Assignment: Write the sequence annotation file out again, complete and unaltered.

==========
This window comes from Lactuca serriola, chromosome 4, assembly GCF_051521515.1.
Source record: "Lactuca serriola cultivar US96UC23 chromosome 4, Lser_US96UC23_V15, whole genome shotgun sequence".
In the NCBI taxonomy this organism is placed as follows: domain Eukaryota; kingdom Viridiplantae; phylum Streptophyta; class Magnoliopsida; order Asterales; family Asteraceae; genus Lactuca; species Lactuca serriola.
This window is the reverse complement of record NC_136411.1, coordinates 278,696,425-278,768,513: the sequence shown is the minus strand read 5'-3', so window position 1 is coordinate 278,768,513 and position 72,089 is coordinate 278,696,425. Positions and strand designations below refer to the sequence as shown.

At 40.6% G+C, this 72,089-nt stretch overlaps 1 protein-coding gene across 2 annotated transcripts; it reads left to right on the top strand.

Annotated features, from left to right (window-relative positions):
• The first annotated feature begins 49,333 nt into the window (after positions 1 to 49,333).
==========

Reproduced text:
This window comes from Lactuca serriola, chromosome 4, assembly GCF_051521515.1.
Source record: "Lactuca serriola cultivar US96UC23 chromosome 4, Lser_US96UC23_V15, whole genome shotgun sequence".
In the NCBI taxonomy this organism is placed as follows: domain Eukaryota; kingdom Viridiplantae; phylum Streptophyta; class Magnoliopsida; order Asterales; family Asteraceae; genus Lactuca; species Lactuca serriola.
This window is the reverse complement of record NC_136411.1, coordinates 278,696,425-278,768,513: the sequence shown is the minus strand read 5'-3', so window position 1 is coordinate 278,768,513 and position 72,089 is coordinate 278,696,425. Positions and strand designations below refer to the sequence as shown.

At 40.6% G+C, this 72,089-nt stretch overlaps 1 protein-coding gene across 2 annotated transcripts; it reads left to right on the top strand.

Annotated features, from left to right (window-relative positions):
• The first annotated feature begins 49,333 nt into the window (after positions 1 to 49,333).